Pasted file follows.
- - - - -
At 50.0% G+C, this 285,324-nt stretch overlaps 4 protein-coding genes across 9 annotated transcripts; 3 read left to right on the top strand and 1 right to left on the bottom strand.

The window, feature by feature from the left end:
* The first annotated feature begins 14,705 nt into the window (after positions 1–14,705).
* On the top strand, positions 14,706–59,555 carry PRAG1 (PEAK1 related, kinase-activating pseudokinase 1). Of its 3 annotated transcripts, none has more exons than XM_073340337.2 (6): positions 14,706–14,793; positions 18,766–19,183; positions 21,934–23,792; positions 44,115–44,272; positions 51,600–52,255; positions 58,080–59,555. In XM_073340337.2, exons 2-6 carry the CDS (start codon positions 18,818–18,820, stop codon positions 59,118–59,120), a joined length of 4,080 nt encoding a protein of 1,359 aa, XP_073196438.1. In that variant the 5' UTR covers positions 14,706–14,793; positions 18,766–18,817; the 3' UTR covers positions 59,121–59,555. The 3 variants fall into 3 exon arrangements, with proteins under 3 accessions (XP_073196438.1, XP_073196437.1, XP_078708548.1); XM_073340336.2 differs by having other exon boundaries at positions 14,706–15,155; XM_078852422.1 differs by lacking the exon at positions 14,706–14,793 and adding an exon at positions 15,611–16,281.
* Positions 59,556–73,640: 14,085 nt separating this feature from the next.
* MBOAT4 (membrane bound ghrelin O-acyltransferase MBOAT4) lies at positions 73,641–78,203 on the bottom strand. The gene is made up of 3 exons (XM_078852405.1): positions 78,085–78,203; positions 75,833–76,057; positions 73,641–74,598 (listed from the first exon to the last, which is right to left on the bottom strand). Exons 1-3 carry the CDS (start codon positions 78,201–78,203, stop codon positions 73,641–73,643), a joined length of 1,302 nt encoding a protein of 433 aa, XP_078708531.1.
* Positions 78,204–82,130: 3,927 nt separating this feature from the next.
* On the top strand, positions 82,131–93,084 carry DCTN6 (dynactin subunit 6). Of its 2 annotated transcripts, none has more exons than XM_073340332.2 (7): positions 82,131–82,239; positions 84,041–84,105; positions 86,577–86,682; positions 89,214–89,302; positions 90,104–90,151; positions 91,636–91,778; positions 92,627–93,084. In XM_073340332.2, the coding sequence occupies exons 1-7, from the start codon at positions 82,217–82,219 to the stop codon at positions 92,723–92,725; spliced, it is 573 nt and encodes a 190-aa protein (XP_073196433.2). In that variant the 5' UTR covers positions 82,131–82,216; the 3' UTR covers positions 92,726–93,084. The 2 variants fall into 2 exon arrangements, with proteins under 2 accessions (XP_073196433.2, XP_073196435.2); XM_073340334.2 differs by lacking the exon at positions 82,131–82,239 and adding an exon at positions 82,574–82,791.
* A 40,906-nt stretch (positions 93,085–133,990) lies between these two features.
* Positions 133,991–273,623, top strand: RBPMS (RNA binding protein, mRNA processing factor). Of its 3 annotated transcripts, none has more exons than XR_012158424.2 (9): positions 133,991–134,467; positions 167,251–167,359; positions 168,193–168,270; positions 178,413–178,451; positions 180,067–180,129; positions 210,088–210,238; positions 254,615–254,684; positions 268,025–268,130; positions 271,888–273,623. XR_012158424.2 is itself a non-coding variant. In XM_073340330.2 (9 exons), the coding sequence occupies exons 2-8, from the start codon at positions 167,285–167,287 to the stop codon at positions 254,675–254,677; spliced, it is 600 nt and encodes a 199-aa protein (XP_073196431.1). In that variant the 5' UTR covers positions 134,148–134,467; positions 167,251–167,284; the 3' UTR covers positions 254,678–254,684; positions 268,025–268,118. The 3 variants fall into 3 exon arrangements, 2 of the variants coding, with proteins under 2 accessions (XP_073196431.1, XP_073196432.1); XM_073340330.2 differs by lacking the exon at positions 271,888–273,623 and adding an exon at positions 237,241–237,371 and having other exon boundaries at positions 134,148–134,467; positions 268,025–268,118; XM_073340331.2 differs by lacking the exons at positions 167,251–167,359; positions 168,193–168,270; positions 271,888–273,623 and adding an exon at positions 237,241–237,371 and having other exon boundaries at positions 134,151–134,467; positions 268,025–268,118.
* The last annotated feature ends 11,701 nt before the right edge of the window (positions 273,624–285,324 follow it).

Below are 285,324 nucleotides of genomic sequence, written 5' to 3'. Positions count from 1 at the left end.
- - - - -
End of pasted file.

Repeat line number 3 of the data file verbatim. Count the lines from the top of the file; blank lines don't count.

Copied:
* The first annotated feature begins 14,705 nt into the window (after positions 1–14,705).